Terry Wang

Yeah.

Kelly Dougherty – Macquarie Research Equities

Okay. And then if a 120 megawatts in the fourth quarter, how much into the U.S. do you think for the full year of that 2 gigawatts or so that you expect in 2012?

Terry Wang

Basically, we’re targeting a double-digit of market share U.S. So we think that in this year, U.S. market size is approximately over 3 gigawatts, 3 or 5.5 gigawatts so that we’re targeting market share amount.

Mark Kingsley

So I look at it and we will, as Terry mentioned we are working a number and executing a number of solutions, well serve the market and our goal is 500 in the U.S..

Kelly Dougherty – Macquarie Research Equities

Okay, great thanks. And then just a quick one on OpEx, so Trina obviously has an advantage when it comes to manufacturing cost, but for operating expenses do you tend to be higher, maybe done something with your peers sometimes, but can you give us a sense of maybe a quarterly OpEx runrate for 2012? And maybe where you have leveraged from an operating side like as you open your markets there will be cost associated with that. But where can you leverage or reduce OpEx this year?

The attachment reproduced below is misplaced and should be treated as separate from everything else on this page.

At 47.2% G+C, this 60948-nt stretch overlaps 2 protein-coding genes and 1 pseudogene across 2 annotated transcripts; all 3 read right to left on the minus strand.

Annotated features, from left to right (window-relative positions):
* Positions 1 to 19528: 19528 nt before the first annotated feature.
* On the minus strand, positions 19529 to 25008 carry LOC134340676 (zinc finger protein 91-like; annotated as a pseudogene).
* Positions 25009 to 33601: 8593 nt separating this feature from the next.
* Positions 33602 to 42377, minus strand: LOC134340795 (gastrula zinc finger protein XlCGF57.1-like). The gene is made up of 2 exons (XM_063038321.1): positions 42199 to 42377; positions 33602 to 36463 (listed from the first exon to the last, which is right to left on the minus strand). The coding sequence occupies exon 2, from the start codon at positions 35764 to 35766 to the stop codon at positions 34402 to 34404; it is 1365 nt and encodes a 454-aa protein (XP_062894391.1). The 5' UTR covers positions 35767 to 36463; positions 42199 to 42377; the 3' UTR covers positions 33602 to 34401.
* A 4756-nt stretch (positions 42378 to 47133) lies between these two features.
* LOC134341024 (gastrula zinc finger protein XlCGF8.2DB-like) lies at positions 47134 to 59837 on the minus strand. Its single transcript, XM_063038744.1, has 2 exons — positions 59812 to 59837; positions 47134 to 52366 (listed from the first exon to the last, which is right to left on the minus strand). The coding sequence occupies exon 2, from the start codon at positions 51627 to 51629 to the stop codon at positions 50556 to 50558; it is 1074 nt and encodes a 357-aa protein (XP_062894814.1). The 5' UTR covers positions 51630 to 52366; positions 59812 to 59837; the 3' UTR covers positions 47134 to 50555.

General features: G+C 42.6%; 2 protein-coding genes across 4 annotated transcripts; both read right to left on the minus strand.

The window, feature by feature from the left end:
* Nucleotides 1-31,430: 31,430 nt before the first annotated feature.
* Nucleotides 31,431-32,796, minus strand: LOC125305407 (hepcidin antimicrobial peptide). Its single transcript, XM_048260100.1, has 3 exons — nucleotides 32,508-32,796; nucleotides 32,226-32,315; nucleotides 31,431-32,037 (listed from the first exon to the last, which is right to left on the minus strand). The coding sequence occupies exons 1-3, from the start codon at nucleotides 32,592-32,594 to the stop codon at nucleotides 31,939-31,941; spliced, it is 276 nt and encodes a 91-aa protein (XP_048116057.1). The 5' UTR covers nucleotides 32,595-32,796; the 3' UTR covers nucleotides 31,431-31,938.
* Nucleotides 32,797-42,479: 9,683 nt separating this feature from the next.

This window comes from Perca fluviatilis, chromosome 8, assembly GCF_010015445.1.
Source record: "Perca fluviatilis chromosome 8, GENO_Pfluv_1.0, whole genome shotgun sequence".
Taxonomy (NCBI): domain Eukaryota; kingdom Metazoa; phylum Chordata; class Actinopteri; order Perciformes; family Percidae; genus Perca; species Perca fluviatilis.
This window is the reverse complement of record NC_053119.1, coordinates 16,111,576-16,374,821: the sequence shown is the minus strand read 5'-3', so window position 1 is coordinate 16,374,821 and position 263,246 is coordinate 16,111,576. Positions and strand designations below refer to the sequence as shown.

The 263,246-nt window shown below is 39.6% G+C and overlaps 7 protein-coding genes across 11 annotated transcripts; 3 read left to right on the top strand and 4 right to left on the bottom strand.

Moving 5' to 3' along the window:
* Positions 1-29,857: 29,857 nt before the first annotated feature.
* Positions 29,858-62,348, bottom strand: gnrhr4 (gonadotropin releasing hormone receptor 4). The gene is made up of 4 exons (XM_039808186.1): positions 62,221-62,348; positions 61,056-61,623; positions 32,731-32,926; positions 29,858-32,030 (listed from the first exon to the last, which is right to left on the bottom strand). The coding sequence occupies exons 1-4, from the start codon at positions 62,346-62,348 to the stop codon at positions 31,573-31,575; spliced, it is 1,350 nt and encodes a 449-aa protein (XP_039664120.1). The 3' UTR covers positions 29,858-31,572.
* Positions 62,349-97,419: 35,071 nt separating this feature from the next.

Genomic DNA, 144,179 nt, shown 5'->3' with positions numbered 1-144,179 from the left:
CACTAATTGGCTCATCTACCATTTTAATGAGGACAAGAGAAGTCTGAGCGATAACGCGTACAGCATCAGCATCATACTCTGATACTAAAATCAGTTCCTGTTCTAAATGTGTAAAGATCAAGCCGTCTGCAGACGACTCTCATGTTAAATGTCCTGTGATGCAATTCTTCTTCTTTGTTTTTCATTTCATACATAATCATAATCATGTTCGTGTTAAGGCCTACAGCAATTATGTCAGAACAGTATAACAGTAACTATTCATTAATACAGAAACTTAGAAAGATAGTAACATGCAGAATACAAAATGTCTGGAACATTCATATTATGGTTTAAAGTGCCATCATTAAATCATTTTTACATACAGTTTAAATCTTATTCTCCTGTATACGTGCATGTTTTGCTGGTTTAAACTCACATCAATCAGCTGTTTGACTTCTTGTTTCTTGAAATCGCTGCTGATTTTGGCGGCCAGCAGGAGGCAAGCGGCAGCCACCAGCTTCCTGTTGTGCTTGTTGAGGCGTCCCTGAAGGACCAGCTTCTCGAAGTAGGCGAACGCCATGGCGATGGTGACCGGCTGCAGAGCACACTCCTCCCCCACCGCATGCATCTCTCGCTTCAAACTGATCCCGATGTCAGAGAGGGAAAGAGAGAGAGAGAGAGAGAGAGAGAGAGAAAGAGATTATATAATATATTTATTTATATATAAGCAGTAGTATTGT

Mark Kingsley

Okay. Dollar term wise OpEx and you can see the third quarter and fourth quarter relatively, if we’re taking the provisioning out, it’s a middle 60 million, relatively flat and this year and there were in a controlled dollar term but expecting from a quarter basis, percentage of revenue will be declined and from a current, mid-teen stand to lower teens if you can, quarter-over-quarter by year-end. So I think that controlling total amount of OpEx is one of the key strategy for us to maintain our competitiveness in not just the cost area but also operating expenses there.

Kelly Dougherty – Macquarie Research Equities